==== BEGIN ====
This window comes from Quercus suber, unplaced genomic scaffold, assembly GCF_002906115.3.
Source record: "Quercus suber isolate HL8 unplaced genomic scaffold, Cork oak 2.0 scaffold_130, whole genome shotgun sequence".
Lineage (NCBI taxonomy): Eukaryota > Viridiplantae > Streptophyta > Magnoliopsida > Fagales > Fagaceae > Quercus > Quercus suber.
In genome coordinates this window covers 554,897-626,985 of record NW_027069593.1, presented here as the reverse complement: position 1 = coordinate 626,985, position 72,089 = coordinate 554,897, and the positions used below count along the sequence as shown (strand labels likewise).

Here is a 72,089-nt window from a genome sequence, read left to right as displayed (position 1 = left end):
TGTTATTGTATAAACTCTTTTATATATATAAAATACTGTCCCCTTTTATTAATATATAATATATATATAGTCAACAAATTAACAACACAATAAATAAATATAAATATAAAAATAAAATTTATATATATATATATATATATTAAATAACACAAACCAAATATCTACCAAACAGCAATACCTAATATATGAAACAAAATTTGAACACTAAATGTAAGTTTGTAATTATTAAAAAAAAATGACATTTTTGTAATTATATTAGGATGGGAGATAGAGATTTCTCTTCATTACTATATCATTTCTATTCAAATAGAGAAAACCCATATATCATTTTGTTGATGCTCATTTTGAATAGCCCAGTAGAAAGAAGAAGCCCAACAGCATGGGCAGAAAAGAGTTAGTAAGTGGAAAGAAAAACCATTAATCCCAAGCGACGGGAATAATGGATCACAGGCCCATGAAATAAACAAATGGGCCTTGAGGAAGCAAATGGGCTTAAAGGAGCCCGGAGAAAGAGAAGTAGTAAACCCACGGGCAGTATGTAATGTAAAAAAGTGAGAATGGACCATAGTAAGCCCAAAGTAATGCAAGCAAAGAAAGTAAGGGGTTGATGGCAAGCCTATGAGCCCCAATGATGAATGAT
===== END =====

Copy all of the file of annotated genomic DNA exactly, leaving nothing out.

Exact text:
This window comes from Quercus suber, unplaced genomic scaffold, assembly GCF_002906115.3.
Source record: "Quercus suber isolate HL8 unplaced genomic scaffold, Cork oak 2.0 scaffold_130, whole genome shotgun sequence".
Lineage (NCBI taxonomy): Eukaryota > Viridiplantae > Streptophyta > Magnoliopsida > Fagales > Fagaceae > Quercus > Quercus suber.
In genome coordinates this window covers 554,897-626,985 of record NW_027069593.1, presented here as the reverse complement: position 1 = coordinate 626,985, position 72,089 = coordinate 554,897, and the positions used below count along the sequence as shown (strand labels likewise).

Here is a 72,089-nt window from a genome sequence, read left to right as displayed (position 1 = left end):
TGTTATTGTATAAACTCTTTTATATATATAAAATACTGTCCCCTTTTATTAATATATAATATATATATAGTCAACAAATTAACAACACAATAAATAAATATAAATATAAAAATAAAATTTATATATATATATATATATATTAAATAACACAAACCAAATATCTACCAAACAGCAATACCTAATATATGAAACAAAATTTGAACACTAAATGTAAGTTTGTAATTATTAAAAAAAAATGACATTTTTGTAATTATATTAGGATGGGAGATAGAGATTTCTCTTCATTACTATATCATTTCTATTCAAATAGAGAAAACCCATATATCATTTTGTTGATGCTCATTTTGAATAGCCCAGTAGAAAGAAGAAGCCCAACAGCATGGGCAGAAAAGAGTTAGTAAGTGGAAAGAAAAACCATTAATCCCAAGCGACGGGAATAATGGATCACAGGCCCATGAAATAAACAAATGGGCCTTGAGGAAGCAAATGGGCTTAAAGGAGCCCGGAGAAAGAGAAGTAGTAAACCCACGGGCAGTATGTAATGTAAAAAAGTGAGAATGGACCATAGTAAGCCCAAAGTAATGCAAGCAAAGAAAGTAAGGGGTTGATGGCAAGCCTATGAGCCCCAATGATGAATGAT